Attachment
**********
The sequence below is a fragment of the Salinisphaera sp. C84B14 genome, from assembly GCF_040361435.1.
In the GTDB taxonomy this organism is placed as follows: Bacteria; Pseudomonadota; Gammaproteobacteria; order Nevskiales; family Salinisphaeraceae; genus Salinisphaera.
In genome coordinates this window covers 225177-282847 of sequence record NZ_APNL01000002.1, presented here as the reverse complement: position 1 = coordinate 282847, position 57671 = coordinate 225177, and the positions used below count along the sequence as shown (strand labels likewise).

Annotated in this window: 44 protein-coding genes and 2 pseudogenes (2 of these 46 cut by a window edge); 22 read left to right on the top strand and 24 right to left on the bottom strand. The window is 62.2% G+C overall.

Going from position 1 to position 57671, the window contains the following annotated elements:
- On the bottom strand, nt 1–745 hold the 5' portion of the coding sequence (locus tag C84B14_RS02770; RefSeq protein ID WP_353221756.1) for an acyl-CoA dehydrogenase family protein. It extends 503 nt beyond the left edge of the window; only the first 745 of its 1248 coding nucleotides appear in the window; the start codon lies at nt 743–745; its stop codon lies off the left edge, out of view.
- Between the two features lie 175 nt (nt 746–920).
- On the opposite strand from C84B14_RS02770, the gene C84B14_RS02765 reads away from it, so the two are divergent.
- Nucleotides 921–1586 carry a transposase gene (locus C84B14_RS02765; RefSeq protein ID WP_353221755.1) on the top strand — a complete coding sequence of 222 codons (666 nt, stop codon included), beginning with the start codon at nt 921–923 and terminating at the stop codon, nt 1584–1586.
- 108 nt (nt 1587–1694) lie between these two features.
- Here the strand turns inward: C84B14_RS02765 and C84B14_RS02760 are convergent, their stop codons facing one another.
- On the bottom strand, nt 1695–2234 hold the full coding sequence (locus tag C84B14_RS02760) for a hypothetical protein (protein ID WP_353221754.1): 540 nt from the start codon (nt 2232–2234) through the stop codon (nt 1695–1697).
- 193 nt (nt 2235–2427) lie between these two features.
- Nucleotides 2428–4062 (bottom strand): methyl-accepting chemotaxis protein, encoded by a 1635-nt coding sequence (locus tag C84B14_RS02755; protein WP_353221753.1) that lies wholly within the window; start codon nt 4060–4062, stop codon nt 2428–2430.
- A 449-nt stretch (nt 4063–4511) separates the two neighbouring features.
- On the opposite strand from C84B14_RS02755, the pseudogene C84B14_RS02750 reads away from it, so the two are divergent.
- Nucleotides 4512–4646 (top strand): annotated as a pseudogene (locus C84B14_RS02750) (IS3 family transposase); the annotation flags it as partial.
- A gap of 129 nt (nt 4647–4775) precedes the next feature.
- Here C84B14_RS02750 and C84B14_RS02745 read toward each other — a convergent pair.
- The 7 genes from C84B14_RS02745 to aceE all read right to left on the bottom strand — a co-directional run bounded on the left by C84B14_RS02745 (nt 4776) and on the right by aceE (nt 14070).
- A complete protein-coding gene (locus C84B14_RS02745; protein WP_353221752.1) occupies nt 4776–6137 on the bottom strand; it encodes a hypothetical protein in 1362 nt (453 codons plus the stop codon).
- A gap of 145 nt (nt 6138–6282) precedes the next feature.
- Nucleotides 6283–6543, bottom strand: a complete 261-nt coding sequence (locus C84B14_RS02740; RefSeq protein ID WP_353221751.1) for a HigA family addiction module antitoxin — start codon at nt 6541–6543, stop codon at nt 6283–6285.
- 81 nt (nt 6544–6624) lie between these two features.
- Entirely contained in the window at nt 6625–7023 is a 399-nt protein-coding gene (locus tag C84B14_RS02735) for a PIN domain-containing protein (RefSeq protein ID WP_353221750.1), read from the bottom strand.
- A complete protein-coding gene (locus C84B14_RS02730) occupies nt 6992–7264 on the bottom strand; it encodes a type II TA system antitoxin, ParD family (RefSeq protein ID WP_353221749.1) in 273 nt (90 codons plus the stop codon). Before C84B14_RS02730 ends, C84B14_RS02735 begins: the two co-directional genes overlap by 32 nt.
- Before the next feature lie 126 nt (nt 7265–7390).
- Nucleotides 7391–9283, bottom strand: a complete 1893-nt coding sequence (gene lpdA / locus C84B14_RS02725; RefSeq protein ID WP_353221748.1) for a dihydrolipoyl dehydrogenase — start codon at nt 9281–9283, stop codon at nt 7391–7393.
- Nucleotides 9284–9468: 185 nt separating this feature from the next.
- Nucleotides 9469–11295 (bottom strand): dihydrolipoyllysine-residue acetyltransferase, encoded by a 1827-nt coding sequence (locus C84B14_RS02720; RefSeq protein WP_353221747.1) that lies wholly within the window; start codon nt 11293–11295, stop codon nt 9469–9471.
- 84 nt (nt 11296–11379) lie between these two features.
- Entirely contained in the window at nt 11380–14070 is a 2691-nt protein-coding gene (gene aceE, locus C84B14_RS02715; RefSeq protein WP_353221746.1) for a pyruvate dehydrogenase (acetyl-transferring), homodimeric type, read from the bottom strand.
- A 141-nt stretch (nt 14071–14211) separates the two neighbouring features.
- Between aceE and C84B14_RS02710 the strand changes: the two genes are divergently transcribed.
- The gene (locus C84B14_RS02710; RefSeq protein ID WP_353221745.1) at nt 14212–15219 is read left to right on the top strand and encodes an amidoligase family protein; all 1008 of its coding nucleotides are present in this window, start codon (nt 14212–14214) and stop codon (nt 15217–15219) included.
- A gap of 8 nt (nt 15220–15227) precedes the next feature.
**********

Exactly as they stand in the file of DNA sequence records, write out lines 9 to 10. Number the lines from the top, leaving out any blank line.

- Nucleotides 921–1586 carry a transposase gene (locus C84B14_RS02765; RefSeq protein ID WP_353221755.1) on the top strand — a complete coding sequence of 222 codons (666 nt, stop codon included), beginning with the start codon at nt 921–923 and terminating at the stop codon, nt 1584–1586.
- 108 nt (nt 1587–1694) lie between these two features.